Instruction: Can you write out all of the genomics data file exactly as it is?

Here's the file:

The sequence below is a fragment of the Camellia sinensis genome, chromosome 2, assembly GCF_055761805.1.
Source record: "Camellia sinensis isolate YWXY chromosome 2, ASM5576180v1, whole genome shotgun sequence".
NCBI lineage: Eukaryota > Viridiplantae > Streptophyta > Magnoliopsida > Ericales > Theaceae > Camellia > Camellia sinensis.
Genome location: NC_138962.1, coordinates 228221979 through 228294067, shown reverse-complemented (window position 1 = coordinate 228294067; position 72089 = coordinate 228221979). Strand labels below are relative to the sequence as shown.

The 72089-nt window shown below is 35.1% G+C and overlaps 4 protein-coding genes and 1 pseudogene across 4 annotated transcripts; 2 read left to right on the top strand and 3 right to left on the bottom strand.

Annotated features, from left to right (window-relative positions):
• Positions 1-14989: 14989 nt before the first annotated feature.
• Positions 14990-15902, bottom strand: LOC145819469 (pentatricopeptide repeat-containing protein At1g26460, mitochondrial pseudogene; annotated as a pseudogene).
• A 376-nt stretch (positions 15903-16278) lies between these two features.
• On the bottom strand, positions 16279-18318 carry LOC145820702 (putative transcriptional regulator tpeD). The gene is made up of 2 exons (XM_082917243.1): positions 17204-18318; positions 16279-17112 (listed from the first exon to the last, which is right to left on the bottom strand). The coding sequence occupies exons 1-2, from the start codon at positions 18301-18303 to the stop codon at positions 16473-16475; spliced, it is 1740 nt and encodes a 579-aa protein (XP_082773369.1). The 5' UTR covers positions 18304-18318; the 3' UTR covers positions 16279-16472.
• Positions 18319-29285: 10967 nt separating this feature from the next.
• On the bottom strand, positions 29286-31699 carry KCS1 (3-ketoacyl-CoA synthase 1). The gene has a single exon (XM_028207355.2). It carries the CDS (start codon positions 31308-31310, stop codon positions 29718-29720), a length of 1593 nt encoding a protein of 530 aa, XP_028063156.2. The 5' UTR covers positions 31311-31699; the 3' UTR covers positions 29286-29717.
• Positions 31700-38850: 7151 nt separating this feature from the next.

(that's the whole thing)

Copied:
The sequence below is a fragment of the Camellia sinensis genome, chromosome 2, assembly GCF_055761805.1.
Source record: "Camellia sinensis isolate YWXY chromosome 2, ASM5576180v1, whole genome shotgun sequence".
NCBI lineage: Eukaryota > Viridiplantae > Streptophyta > Magnoliopsida > Ericales > Theaceae > Camellia > Camellia sinensis.
Genome location: NC_138962.1, coordinates 228221979 through 228294067, shown reverse-complemented (window position 1 = coordinate 228294067; position 72089 = coordinate 228221979). Strand labels below are relative to the sequence as shown.

The 72089-nt window shown below is 35.1% G+C and overlaps 4 protein-coding genes and 1 pseudogene across 4 annotated transcripts; 2 read left to right on the top strand and 3 right to left on the bottom strand.

Annotated features, from left to right (window-relative positions):
• Positions 1-14989: 14989 nt before the first annotated feature.
• Positions 14990-15902, bottom strand: LOC145819469 (pentatricopeptide repeat-containing protein At1g26460, mitochondrial pseudogene; annotated as a pseudogene).
• A 376-nt stretch (positions 15903-16278) lies between these two features.
• On the bottom strand, positions 16279-18318 carry LOC145820702 (putative transcriptional regulator tpeD). The gene is made up of 2 exons (XM_082917243.1): positions 17204-18318; positions 16279-17112 (listed from the first exon to the last, which is right to left on the bottom strand). The coding sequence occupies exons 1-2, from the start codon at positions 18301-18303 to the stop codon at positions 16473-16475; spliced, it is 1740 nt and encodes a 579-aa protein (XP_082773369.1). The 5' UTR covers positions 18304-18318; the 3' UTR covers positions 16279-16472.
• Positions 18319-29285: 10967 nt separating this feature from the next.
• On the bottom strand, positions 29286-31699 carry KCS1 (3-ketoacyl-CoA synthase 1). The gene has a single exon (XM_028207355.2). It carries the CDS (start codon positions 31308-31310, stop codon positions 29718-29720), a length of 1593 nt encoding a protein of 530 aa, XP_028063156.2. The 5' UTR covers positions 31311-31699; the 3' UTR covers positions 29286-29717.
• Positions 31700-38850: 7151 nt separating this feature from the next.